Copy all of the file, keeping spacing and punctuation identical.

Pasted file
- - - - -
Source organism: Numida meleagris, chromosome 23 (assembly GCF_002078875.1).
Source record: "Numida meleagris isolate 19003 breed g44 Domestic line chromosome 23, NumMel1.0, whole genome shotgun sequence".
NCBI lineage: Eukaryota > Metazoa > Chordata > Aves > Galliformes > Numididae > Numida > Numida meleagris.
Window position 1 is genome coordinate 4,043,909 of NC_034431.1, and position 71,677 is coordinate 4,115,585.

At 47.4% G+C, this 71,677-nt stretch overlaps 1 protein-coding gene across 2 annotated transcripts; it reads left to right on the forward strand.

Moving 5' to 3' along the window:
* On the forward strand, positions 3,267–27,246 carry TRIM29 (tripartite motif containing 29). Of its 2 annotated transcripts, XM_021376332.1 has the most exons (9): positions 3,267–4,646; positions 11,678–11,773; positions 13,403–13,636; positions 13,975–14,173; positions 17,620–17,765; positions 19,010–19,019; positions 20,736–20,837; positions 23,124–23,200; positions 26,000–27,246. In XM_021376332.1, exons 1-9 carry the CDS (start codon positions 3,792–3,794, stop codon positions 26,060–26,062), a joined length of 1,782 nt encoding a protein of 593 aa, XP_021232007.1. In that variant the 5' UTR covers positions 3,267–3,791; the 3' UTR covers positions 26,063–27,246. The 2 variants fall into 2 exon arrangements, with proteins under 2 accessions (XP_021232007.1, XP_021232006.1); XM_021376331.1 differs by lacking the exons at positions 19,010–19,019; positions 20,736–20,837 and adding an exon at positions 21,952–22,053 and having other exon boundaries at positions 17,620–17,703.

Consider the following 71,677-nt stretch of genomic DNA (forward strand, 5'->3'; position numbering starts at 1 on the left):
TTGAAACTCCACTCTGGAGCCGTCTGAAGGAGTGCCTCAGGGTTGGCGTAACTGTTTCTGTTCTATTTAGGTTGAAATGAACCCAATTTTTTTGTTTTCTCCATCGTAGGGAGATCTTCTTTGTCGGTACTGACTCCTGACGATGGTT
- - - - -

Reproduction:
Source organism: Numida meleagris, chromosome 23 (assembly GCF_002078875.1).
Source record: "Numida meleagris isolate 19003 breed g44 Domestic line chromosome 23, NumMel1.0, whole genome shotgun sequence".
NCBI lineage: Eukaryota > Metazoa > Chordata > Aves > Galliformes > Numididae > Numida > Numida meleagris.
Window position 1 is genome coordinate 4,043,909 of NC_034431.1, and position 71,677 is coordinate 4,115,585.

At 47.4% G+C, this 71,677-nt stretch overlaps 1 protein-coding gene across 2 annotated transcripts; it reads left to right on the forward strand.

Moving 5' to 3' along the window:
* On the forward strand, positions 3,267–27,246 carry TRIM29 (tripartite motif containing 29). Of its 2 annotated transcripts, XM_021376332.1 has the most exons (9): positions 3,267–4,646; positions 11,678–11,773; positions 13,403–13,636; positions 13,975–14,173; positions 17,620–17,765; positions 19,010–19,019; positions 20,736–20,837; positions 23,124–23,200; positions 26,000–27,246. In XM_021376332.1, exons 1-9 carry the CDS (start codon positions 3,792–3,794, stop codon positions 26,060–26,062), a joined length of 1,782 nt encoding a protein of 593 aa, XP_021232007.1. In that variant the 5' UTR covers positions 3,267–3,791; the 3' UTR covers positions 26,063–27,246. The 2 variants fall into 2 exon arrangements, with proteins under 2 accessions (XP_021232007.1, XP_021232006.1); XM_021376331.1 differs by lacking the exons at positions 19,010–19,019; positions 20,736–20,837 and adding an exon at positions 21,952–22,053 and having other exon boundaries at positions 17,620–17,703.

Consider the following 71,677-nt stretch of genomic DNA (forward strand, 5'->3'; position numbering starts at 1 on the left):
TTGAAACTCCACTCTGGAGCCGTCTGAAGGAGTGCCTCAGGGTTGGCGTAACTGTTTCTGTTCTATTTAGGTTGAAATGAACCCAATTTTTTTGTTTTCTCCATCGTAGGGAGATCTTCTTTGTCGGTACTGACTCCTGACGATGGTT